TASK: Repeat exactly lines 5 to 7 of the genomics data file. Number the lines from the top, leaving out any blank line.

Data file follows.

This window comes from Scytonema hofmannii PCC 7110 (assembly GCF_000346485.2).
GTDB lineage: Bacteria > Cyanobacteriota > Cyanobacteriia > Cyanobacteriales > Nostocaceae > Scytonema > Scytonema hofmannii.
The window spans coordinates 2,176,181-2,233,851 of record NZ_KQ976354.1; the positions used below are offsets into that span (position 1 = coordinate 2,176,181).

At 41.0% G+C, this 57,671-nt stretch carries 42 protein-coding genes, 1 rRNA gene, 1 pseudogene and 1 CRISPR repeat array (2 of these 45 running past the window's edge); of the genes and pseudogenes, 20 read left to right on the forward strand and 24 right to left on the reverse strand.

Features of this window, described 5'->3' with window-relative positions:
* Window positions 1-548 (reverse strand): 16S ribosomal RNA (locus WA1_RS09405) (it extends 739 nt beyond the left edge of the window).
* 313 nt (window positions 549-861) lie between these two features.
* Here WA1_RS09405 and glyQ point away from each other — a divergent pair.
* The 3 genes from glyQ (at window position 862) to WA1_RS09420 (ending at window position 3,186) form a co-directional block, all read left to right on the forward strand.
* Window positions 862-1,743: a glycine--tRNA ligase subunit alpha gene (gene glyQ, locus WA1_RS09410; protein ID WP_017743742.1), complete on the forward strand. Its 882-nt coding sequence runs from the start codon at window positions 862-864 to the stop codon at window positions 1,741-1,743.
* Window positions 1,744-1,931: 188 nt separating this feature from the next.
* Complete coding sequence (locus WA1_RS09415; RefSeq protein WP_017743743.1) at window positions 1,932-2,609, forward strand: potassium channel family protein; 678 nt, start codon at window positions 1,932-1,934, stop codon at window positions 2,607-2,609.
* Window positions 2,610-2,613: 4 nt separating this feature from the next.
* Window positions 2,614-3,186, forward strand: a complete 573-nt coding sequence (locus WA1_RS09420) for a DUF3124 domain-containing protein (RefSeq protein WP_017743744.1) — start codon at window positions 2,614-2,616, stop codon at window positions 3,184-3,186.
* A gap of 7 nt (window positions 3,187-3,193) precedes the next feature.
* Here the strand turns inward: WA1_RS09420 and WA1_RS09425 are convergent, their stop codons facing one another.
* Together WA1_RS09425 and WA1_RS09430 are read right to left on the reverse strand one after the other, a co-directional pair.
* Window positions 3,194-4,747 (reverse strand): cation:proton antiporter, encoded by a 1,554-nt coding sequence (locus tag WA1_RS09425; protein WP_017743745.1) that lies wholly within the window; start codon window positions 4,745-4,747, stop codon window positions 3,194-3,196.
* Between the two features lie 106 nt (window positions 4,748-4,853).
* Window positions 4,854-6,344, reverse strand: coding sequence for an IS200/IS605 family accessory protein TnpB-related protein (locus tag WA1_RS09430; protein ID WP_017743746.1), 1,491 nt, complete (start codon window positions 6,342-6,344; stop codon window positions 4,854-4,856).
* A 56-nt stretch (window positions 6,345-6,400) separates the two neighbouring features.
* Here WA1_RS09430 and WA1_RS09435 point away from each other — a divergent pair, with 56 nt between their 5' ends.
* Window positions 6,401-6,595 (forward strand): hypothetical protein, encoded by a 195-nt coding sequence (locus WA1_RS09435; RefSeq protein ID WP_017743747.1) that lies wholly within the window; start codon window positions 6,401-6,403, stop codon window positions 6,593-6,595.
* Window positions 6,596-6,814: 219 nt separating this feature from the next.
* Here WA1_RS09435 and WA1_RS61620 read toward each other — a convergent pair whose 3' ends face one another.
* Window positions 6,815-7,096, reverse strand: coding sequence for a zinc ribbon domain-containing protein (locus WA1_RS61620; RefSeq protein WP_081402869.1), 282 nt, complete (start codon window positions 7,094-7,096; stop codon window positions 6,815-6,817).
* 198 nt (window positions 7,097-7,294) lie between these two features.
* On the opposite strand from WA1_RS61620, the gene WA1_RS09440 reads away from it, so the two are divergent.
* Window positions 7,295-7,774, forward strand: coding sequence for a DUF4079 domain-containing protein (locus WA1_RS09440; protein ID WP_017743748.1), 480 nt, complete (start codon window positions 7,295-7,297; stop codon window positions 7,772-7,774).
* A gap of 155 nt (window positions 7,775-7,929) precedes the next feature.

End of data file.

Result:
Features of this window, described 5'->3' with window-relative positions:
* Window positions 1-548 (reverse strand): 16S ribosomal RNA (locus WA1_RS09405) (it extends 739 nt beyond the left edge of the window).
* 313 nt (window positions 549-861) lie between these two features.